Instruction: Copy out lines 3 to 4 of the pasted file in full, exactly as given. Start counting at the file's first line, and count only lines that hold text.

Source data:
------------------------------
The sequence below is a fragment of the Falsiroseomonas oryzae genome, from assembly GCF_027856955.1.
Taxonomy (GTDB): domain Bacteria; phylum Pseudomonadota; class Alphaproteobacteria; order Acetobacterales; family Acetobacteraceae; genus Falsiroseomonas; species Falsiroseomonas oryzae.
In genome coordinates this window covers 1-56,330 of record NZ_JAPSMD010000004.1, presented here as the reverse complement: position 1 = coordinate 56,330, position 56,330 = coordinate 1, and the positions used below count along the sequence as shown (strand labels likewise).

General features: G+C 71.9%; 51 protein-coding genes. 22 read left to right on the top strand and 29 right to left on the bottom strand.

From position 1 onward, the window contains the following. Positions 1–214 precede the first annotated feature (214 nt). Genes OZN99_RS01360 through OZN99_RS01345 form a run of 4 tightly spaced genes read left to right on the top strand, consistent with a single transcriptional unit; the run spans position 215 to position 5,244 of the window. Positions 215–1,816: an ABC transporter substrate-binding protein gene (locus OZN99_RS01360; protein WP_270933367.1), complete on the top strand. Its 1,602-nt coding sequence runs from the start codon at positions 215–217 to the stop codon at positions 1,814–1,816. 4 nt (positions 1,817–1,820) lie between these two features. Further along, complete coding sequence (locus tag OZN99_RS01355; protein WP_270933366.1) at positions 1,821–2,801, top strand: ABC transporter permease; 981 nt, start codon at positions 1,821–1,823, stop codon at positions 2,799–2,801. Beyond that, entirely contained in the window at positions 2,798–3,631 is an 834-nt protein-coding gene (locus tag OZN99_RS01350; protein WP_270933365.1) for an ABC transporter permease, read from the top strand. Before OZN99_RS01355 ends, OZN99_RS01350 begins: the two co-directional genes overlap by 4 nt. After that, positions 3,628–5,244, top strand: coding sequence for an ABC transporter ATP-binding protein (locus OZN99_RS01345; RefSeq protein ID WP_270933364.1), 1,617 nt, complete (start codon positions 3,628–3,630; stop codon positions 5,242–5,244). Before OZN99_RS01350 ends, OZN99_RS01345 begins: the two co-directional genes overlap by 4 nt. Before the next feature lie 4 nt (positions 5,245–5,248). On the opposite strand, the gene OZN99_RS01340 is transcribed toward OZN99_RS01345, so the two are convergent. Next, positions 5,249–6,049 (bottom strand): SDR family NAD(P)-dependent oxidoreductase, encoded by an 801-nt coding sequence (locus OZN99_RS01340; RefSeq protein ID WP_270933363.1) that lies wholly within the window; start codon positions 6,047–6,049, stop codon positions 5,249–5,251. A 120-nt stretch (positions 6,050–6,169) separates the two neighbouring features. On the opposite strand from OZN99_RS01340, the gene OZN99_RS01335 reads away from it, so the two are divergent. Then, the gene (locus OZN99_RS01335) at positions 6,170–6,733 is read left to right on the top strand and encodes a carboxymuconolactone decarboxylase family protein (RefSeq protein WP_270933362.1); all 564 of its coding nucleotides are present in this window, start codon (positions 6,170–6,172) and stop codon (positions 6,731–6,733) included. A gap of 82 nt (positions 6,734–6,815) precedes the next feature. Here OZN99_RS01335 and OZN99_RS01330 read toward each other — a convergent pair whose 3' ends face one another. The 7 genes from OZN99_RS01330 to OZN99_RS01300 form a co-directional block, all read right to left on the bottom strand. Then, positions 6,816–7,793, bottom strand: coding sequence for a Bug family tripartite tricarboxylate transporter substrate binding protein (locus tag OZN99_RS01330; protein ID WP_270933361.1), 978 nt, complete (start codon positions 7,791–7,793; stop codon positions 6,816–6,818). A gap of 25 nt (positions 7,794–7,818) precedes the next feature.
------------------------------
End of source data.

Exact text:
In genome coordinates this window covers 1-56,330 of record NZ_JAPSMD010000004.1, presented here as the reverse complement: position 1 = coordinate 56,330, position 56,330 = coordinate 1, and the positions used below count along the sequence as shown (strand labels likewise).

General features: G+C 71.9%; 51 protein-coding genes. 22 read left to right on the top strand and 29 right to left on the bottom strand.